Habitat Help in the Age of Zika
As peak mosquito season arrives, take steps to prevent disease without killing off the good bugs
A blue jay perches after a dip in a suburban Virginia birdbath. With some planning, you can discourage mosquitoes and still provide backyard birds such relief during summer.
HEADING INTO THE HEART OF SUMMER, the mercury is rising—along with widespread fear about the mosquito-borne Zika virus. As this issue went to press in June, the Centers for Disease Control and Prevention
(CDC) had confirmed more than 800 Zika cases in the continental United States—including more than 260 pregnant women—as well as a link between the virus and severe fetal abnormalities. Though no Zika-carrying mosquitoes had been detected on the U.S. mainland (victims got the disease elsewhere or through sex with infected partners), officials warned that as more travelers return from virus-infested countries in mosquito season, there’s a good chance for such “local transmission” before summer is over.
Conservationists, meanwhile, have additional concerns this season: “In many parts of the world, including the United States, spraying pesticides is the knee-jerk reaction to mosquito-borne disease,” says Scott Black, executive director of the Xerces Society for Invertebrate Conservation. “But the data from mosquito control efforts over the past 150 years show that spraying for adult mosquitoes does not work well—and it can have profound impacts on pollinators as well as on insects that are food for fish, birds and other wildlife.”
As an example, Black cites mosquito spraying as “a major factor” in the decline of Florida’s federally endangered Schaus swallowtail and Miami blue butterflies. In the Midwest, University of Minnesota biologist Karen Oberhauser found that monarch butterfly larvae reared on milkweed from an area sprayed for mosquitoes have significantly lower survival than average, even on leaves collected three weeks after spraying.
“Fortunately, what works best to control mosquitoes also is least harmful to wildlife and human health,” says Black, whose group helps communities develop mosquito management plans. The most important steps, he says, are to eliminate mosquito breeding sites and protect yourself with clothing and repellent.
Spraying, in fact, may worsen mosquito problems. Not only are the insects developing resistance to pesticides, the poisons also kill natural enemies of mosquitoes. “In healthy habitats, there is a balance,” says National Wildlife Federation Naturalist David Mizejewski. “You have pests like mosquitoes, but you also have predators and parasites that can keep mosquito numbers in check.”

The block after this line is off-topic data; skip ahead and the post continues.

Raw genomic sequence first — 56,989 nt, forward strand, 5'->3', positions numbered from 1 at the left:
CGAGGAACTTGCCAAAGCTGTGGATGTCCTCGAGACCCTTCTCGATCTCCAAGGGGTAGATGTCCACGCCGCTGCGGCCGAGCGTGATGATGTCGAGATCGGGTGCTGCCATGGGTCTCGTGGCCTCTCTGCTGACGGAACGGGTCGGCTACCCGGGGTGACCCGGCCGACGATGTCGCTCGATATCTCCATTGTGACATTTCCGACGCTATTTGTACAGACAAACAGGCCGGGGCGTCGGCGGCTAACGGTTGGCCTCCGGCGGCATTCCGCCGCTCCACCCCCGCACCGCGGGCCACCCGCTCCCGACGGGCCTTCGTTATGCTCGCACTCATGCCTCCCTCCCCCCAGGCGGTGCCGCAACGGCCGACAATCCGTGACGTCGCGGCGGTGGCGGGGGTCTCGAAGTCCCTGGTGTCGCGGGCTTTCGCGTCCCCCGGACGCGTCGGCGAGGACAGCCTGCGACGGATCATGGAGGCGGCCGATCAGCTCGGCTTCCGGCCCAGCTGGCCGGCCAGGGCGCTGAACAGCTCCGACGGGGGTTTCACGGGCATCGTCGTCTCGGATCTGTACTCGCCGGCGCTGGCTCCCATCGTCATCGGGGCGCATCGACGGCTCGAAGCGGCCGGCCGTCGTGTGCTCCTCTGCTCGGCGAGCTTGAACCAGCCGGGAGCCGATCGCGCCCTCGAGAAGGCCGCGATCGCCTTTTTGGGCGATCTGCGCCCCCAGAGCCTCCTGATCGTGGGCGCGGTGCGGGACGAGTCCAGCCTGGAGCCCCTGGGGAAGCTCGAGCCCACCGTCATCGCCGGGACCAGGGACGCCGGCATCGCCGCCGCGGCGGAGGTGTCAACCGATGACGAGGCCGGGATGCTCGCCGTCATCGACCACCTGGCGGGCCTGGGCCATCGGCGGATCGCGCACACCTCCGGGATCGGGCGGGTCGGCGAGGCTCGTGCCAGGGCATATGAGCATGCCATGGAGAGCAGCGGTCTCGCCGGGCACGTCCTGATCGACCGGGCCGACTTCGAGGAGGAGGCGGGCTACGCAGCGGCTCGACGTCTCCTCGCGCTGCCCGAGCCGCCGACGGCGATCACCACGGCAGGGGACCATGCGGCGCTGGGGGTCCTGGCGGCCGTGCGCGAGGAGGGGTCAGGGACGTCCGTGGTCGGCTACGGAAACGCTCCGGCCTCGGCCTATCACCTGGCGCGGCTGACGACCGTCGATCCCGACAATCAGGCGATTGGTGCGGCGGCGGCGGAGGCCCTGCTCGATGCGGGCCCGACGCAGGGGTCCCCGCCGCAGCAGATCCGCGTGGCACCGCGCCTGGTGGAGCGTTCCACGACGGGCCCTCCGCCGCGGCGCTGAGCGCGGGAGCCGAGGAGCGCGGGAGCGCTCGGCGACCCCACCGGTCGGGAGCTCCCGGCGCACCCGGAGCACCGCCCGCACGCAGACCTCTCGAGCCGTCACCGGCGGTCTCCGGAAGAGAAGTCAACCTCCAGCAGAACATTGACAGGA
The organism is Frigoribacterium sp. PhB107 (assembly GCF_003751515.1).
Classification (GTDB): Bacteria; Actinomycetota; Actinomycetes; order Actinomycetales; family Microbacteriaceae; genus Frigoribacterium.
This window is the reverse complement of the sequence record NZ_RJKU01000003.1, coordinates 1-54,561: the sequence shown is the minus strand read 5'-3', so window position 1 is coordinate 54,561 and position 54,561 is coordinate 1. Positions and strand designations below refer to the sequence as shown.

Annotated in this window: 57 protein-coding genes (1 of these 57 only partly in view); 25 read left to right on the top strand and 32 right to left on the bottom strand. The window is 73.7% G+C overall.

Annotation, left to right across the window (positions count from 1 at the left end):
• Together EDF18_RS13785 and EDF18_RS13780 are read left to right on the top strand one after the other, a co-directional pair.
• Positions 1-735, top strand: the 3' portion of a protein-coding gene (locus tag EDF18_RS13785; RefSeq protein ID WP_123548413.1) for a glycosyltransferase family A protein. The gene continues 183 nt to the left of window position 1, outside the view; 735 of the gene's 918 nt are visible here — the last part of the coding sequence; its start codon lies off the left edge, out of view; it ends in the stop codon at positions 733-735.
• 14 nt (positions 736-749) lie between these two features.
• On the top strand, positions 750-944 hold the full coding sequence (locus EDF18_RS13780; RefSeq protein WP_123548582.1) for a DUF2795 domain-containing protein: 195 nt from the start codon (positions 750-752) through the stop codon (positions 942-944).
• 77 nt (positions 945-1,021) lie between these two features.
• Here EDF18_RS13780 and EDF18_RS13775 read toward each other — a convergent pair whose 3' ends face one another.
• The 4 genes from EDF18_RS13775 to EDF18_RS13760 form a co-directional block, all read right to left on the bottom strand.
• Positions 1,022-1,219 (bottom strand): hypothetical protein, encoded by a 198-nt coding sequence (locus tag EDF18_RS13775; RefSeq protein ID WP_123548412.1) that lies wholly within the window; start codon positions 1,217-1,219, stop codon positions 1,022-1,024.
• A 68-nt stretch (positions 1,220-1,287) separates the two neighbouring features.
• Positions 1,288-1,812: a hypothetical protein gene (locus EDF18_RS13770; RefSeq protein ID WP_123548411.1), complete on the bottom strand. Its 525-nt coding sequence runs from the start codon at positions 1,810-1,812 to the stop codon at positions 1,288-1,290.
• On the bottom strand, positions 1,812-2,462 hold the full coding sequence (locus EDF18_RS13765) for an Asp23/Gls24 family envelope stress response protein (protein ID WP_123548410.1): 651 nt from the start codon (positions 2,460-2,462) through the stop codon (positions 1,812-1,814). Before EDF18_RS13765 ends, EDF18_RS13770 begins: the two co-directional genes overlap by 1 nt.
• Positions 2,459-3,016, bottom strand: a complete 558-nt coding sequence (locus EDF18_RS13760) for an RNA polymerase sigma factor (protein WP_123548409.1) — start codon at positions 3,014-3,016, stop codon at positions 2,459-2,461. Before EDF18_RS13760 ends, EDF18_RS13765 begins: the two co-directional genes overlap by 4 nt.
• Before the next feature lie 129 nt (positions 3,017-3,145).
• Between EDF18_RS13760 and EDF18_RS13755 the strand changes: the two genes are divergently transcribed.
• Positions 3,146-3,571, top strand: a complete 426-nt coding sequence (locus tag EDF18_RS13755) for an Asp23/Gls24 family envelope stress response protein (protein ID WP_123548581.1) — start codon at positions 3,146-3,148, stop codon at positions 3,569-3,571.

Larvae of the mosquitoes that can transmit Zika (primarily Aedes aegypti, left) take a week to develop into blood-sucking adults (right). To keep them from maturing, change the water in your birdbath every two to three days or treat with a natural larvacide.
The Federation’s Garden for Wildlife™ program offers these tips for wildlife gardeners and others who want to spend time outdoors while minimizing their disease risk:
Patrol your property: Locate all potential breeding sites. The mosquito species that transmit Zika (Aedes aegypti and Aedes albopictus) can lay viable eggs in very small amounts of water, including in gutters, children’s toys, plant saucers and bottle caps.
Eliminate the source: Once you find where mosquitoes breed, get rid of the water or, if not possible, treat with a larvacide such as the natural soil bacterium Bacillus thuringiensis (sold in granules or as mosquito “dunks”).
Target water features: “To keep mosquitoes from producing young in your birdbath, dump the water out—along with any eggs and larvae—every few days,” Mizejewski says. “You need to do that anyway to keep the water fresh for birds.” For backyard ponds, add a pump or fountain (mosquitoes prefer stagnant water) and treat with mosquito dunks.
Nurture native predators: “Both adult mosquitoes and larvae are on the menu for a wide variety of wildlife, from birds and bats to frogs, lizards and dragonflies,” Mizejewski says. “Planting native plants and taking other steps to support these predators can minimize the local mosquito population.”
Protect yourself: Beyond eliminating breeding habitat, CDC’s No. 1 recommendation for avoiding mosquito-borne disease is personal protection with insect repellents, window screens, long pants and long-sleeved shirts.
Spread the word: No mosquito control program in the country has the money or staff to patrol every backyard. If you eliminate standing water in your yard, but your neighbor does not, you will still have to deal with mosquitoes and the diseases they can transmit.
This summer, Mizejewski is gardening in his Washington, D.C., yard as usual, but applies repellent before he heads outside. “I’m being much more vigilant,” he says.
Laura Tangley is senior editor.
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